With Drones, BioCarbon Engineering Shows Money Actually Can Grow on Trees
Climate change is a sprawling, complex problem. However we all know one very simple way to have a positive impact on climate change: plant more trees. Trees scrub pollution from the air, reduce erosion, improve water quality, provide homes for animals and insects, and enhance our lives in countless other ways.
In a new report by World Resources Institute (WRI) and The Nature Conservancy (TNC), it appears many businesses around the world are making money by planting trees. The new report, ‘The Business of Planting Trees: A Growing Investment Opportunity’, shows that restoring degraded and deforested lands is not only a boon for the environment, but a lucrative opportunity for investors and entrepreneurs. “The long-term growth outlook is positive as technology lowers the costs of tree-planting, consumers reward companies who restore forests, governments make large commitments to rehabilitate their land, and business model innovation continues,” said Sofia Faruqi, Manager at WRI and report co-author. “The confluence of these factors signals that now’s the time to invest in restoration.” The report identifies four emerging themes in the restoration economy: technology, consumer products, project management and commercial forestry.
As countries push to regrow forests, startups are dreaming up new, faster ways to plant trees. For some innovators, like NASA veteran Dr. Lauren Fletcher, that means using drones. To tackle the problem of deforestation he created the company BioCarbon Engineering. Working with colleagues, he came up with a 30-pound unmanned aerial vehicle nicknamed “Robin.” It can fly over the most rugged landscapes on earth, planting trees in precise locations at the rate of 120 per minute. Step one was finding the right species of tree. Step two was building tree-planting robots.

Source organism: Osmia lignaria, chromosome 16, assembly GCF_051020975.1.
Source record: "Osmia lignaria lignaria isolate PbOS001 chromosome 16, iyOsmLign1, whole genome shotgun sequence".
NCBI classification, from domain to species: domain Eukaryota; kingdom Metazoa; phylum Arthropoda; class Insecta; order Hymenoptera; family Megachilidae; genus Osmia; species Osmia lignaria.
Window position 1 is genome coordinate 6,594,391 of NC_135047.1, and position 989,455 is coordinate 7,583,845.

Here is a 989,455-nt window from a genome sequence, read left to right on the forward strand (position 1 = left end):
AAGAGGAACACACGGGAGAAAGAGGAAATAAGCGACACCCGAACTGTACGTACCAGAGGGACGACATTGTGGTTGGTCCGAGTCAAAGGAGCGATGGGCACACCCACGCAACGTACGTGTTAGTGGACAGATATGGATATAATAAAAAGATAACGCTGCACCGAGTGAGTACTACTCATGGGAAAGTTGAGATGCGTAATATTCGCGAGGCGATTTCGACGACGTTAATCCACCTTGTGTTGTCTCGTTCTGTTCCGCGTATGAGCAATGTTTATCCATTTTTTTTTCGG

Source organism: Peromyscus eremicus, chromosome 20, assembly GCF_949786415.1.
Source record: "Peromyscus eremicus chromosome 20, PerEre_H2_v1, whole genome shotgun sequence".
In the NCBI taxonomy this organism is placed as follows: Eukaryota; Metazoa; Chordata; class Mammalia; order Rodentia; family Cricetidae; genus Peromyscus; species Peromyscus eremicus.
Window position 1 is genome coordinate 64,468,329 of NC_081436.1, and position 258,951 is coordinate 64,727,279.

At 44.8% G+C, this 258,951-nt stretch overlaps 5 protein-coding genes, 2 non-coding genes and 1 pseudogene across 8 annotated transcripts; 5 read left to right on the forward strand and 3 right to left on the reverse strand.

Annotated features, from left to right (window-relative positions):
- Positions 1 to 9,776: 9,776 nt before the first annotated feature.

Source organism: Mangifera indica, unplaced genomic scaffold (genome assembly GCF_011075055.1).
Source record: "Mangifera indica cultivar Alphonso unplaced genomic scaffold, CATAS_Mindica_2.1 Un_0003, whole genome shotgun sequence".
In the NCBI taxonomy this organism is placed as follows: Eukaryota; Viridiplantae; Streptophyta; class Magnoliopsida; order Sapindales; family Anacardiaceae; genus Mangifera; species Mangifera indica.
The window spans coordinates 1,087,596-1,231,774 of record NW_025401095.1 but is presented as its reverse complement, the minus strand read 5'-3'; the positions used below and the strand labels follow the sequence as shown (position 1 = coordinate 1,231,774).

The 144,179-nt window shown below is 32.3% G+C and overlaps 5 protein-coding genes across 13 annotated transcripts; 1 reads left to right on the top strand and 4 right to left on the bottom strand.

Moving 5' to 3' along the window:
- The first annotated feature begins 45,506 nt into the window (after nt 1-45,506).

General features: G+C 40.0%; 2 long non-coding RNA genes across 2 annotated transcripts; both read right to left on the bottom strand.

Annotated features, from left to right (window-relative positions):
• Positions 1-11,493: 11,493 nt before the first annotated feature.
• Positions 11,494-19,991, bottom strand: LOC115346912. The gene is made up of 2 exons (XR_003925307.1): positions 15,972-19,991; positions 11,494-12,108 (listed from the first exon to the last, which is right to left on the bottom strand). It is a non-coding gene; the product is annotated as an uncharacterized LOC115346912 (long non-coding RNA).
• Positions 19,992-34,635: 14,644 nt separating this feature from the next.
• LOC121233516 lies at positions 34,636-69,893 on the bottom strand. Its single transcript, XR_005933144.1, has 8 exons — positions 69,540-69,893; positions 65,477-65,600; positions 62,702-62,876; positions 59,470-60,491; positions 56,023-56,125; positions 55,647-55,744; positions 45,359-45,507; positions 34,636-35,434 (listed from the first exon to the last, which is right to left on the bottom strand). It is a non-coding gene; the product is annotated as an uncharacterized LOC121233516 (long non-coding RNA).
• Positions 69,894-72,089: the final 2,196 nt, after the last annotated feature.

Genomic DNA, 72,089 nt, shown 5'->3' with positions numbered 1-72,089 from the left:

BioCarbon Engineering now has a fleet of drones whose goal is to plant 500 billion trees by 2050. Flying ten feet off the ground, the drones gently fire seed pods into the earth at the rate of two per second. A fixed wing drone maps the area to be planted, optimising the planting pattern to avoid obstructions. One drone can carrying 300 seedpods can cover 1 hectare in 18 minutes. It’s a system that buoys the hope of our planet’s climate predicament.
Technologies such as this pave the way for faster, cheaper, more efficient tree planting, allowing rapid reforestation of broad areas of land. From seed-planting drones to companies enabling credit access for small farmers, technology is changing the face of restoration. Technology brings down the costs of restoration; demand will rise, as it did in the case of solar energy.
Cutting-edge green infrastructure will improve air quality, health and community cohesion, while providing cost-effective storm and water management for cities. Another avenue that could benefit from aforestation is the timber industry. Although the timber industry has been around for decades, sustainably managed timber that improves land quality has been a bright spot for innovation. Sustainable timber has a rising role to play in the growth story of restoration. More entrepreneurs continue to enter the restoration economy, finding new ways to make money while restoring degraded land.
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